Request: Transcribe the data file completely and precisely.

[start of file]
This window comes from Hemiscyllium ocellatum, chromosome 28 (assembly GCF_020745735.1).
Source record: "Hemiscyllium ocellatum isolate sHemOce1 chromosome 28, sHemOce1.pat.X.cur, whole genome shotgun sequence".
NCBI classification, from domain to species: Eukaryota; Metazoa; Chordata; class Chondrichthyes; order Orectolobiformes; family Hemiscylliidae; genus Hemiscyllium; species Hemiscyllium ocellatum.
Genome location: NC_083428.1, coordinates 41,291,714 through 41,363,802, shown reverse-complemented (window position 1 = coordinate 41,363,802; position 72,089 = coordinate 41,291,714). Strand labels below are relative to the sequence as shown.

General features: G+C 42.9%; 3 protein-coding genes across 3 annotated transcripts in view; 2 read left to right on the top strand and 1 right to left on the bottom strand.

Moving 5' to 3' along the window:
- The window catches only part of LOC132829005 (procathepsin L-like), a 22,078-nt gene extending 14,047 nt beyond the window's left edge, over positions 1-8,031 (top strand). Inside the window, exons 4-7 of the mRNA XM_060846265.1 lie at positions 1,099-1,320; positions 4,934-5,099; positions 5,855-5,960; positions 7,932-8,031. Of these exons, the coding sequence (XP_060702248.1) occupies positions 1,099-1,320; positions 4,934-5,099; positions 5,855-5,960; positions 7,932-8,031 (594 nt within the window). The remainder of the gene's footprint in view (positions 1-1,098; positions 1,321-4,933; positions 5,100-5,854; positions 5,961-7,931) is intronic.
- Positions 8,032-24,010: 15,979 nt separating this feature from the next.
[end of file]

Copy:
This window comes from Hemiscyllium ocellatum, chromosome 28 (assembly GCF_020745735.1).
Source record: "Hemiscyllium ocellatum isolate sHemOce1 chromosome 28, sHemOce1.pat.X.cur, whole genome shotgun sequence".
NCBI classification, from domain to species: Eukaryota; Metazoa; Chordata; class Chondrichthyes; order Orectolobiformes; family Hemiscylliidae; genus Hemiscyllium; species Hemiscyllium ocellatum.
Genome location: NC_083428.1, coordinates 41,291,714 through 41,363,802, shown reverse-complemented (window position 1 = coordinate 41,363,802; position 72,089 = coordinate 41,291,714). Strand labels below are relative to the sequence as shown.

General features: G+C 42.9%; 3 protein-coding genes across 3 annotated transcripts in view; 2 read left to right on the top strand and 1 right to left on the bottom strand.

Moving 5' to 3' along the window:
- The window catches only part of LOC132829005 (procathepsin L-like), a 22,078-nt gene extending 14,047 nt beyond the window's left edge, over positions 1-8,031 (top strand). Inside the window, exons 4-7 of the mRNA XM_060846265.1 lie at positions 1,099-1,320; positions 4,934-5,099; positions 5,855-5,960; positions 7,932-8,031. Of these exons, the coding sequence (XP_060702248.1) occupies positions 1,099-1,320; positions 4,934-5,099; positions 5,855-5,960; positions 7,932-8,031 (594 nt within the window). The remainder of the gene's footprint in view (positions 1-1,098; positions 1,321-4,933; positions 5,100-5,854; positions 5,961-7,931) is intronic.
- Positions 8,032-24,010: 15,979 nt separating this feature from the next.